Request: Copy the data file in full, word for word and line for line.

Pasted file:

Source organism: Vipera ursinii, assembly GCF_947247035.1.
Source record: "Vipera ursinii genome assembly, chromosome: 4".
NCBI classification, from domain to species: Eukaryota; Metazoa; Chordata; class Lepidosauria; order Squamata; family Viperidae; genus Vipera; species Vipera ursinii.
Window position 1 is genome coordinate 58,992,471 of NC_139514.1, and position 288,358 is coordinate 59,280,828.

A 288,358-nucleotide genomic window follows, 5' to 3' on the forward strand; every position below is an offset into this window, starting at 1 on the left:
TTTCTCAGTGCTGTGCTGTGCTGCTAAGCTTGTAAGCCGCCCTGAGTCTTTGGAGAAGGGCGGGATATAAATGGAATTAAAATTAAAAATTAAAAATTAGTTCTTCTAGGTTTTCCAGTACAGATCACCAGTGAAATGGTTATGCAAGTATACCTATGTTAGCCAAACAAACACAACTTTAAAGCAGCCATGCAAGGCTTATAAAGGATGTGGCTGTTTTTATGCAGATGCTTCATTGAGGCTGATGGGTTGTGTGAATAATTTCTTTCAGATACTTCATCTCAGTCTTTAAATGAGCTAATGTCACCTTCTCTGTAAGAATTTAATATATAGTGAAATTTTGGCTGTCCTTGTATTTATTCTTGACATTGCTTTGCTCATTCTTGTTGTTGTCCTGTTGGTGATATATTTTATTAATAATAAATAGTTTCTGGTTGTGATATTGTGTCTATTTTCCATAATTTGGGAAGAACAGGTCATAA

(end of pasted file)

Source organism: Vipera ursinii, assembly GCF_947247035.1.
Source record: "Vipera ursinii genome assembly, chromosome: 4".
NCBI classification, from domain to species: Eukaryota; Metazoa; Chordata; class Lepidosauria; order Squamata; family Viperidae; genus Vipera; species Vipera ursinii.
Window position 1 is genome coordinate 58,992,471 of NC_139514.1, and position 288,358 is coordinate 59,280,828.

A 288,358-nucleotide genomic window follows, 5' to 3' on the forward strand; every position below is an offset into this window, starting at 1 on the left:
TTTCTCAGTGCTGTGCTGTGCTGCTAAGCTTGTAAGCCGCCCTGAGTCTTTGGAGAAGGGCGGGATATAAATGGAATTAAAATTAAAAATTAAAAATTAGTTCTTCTAGGTTTTCCAGTACAGATCACCAGTGAAATGGTTATGCAAGTATACCTATGTTAGCCAAACAAACACAACTTTAAAGCAGCCATGCAAGGCTTATAAAGGATGTGGCTGTTTTTATGCAGATGCTTCATTGAGGCTGATGGGTTGTGTGAATAATTTCTTTCAGATACTTCATCTCAGTCTTTAAATGAGCTAATGTCACCTTCTCTGTAAGAATTTAATATATAGTGAAATTTTGGCTGTCCTTGTATTTATTCTTGACATTGCTTTGCTCATTCTTGTTGTTGTCCTGTTGGTGATATATTTTATTAATAATAAATAGTTTCTGGTTGTGATATTGTGTCTATTTTCCATAATTTGGGAAGAACAGGTCATAA